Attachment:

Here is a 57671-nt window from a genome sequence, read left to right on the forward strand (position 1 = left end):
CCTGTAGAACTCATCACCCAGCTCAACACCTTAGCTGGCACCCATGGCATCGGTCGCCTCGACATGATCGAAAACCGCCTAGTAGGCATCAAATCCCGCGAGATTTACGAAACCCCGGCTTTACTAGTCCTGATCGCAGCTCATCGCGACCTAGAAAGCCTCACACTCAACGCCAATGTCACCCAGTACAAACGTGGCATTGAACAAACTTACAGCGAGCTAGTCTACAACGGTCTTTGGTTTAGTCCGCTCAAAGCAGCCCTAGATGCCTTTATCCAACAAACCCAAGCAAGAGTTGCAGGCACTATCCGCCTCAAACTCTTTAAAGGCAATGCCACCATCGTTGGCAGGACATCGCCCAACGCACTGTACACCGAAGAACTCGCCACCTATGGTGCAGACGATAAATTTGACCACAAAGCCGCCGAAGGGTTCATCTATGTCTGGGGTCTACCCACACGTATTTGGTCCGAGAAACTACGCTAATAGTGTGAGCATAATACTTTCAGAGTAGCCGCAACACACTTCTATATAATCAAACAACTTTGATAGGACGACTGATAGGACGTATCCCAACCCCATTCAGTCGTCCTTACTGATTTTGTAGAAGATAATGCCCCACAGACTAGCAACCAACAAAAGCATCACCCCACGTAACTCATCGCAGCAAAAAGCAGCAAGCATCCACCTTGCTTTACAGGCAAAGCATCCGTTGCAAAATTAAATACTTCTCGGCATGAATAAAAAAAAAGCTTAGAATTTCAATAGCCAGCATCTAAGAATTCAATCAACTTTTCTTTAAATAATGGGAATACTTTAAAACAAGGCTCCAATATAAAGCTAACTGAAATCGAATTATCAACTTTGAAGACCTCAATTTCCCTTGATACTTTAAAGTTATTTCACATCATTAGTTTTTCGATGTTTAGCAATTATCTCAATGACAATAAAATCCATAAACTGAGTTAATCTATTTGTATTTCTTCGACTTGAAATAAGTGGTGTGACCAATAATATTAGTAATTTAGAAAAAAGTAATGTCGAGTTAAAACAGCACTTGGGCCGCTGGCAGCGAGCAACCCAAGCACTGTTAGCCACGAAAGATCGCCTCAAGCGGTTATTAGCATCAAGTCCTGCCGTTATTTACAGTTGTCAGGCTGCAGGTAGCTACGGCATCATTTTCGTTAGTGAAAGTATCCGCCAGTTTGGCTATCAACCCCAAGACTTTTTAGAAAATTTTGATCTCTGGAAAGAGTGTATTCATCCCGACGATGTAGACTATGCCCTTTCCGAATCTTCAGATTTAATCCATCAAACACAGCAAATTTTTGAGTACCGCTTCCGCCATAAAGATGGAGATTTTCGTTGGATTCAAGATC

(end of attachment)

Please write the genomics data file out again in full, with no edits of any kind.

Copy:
Here is a 57671-nt window from a genome sequence, read left to right on the forward strand (position 1 = left end):
CCTGTAGAACTCATCACCCAGCTCAACACCTTAGCTGGCACCCATGGCATCGGTCGCCTCGACATGATCGAAAACCGCCTAGTAGGCATCAAATCCCGCGAGATTTACGAAACCCCGGCTTTACTAGTCCTGATCGCAGCTCATCGCGACCTAGAAAGCCTCACACTCAACGCCAATGTCACCCAGTACAAACGTGGCATTGAACAAACTTACAGCGAGCTAGTCTACAACGGTCTTTGGTTTAGTCCGCTCAAAGCAGCCCTAGATGCCTTTATCCAACAAACCCAAGCAAGAGTTGCAGGCACTATCCGCCTCAAACTCTTTAAAGGCAATGCCACCATCGTTGGCAGGACATCGCCCAACGCACTGTACACCGAAGAACTCGCCACCTATGGTGCAGACGATAAATTTGACCACAAAGCCGCCGAAGGGTTCATCTATGTCTGGGGTCTACCCACACGTATTTGGTCCGAGAAACTACGCTAATAGTGTGAGCATAATACTTTCAGAGTAGCCGCAACACACTTCTATATAATCAAACAACTTTGATAGGACGACTGATAGGACGTATCCCAACCCCATTCAGTCGTCCTTACTGATTTTGTAGAAGATAATGCCCCACAGACTAGCAACCAACAAAAGCATCACCCCACGTAACTCATCGCAGCAAAAAGCAGCAAGCATCCACCTTGCTTTACAGGCAAAGCATCCGTTGCAAAATTAAATACTTCTCGGCATGAATAAAAAAAAAGCTTAGAATTTCAATAGCCAGCATCTAAGAATTCAATCAACTTTTCTTTAAATAATGGGAATACTTTAAAACAAGGCTCCAATATAAAGCTAACTGAAATCGAATTATCAACTTTGAAGACCTCAATTTCCCTTGATACTTTAAAGTTATTTCACATCATTAGTTTTTCGATGTTTAGCAATTATCTCAATGACAATAAAATCCATAAACTGAGTTAATCTATTTGTATTTCTTCGACTTGAAATAAGTGGTGTGACCAATAATATTAGTAATTTAGAAAAAAGTAATGTCGAGTTAAAACAGCACTTGGGCCGCTGGCAGCGAGCAACCCAAGCACTGTTAGCCACGAAAGATCGCCTCAAGCGGTTATTAGCATCAAGTCCTGCCGTTATTTACAGTTGTCAGGCTGCAGGTAGCTACGGCATCATTTTCGTTAGTGAAAGTATCCGCCAGTTTGGCTATCAACCCCAAGACTTTTTAGAAAATTTTGATCTCTGGAAAGAGTGTATTCATCCCGACGATGTAGACTATGCCCTTTCCGAATCTTCAGATTTAATCCATCAAACACAGCAAATTTTTGAGTACCGCTTCCGCCATAAAGATGGAGATTTTCGTTGGATTCAAGATC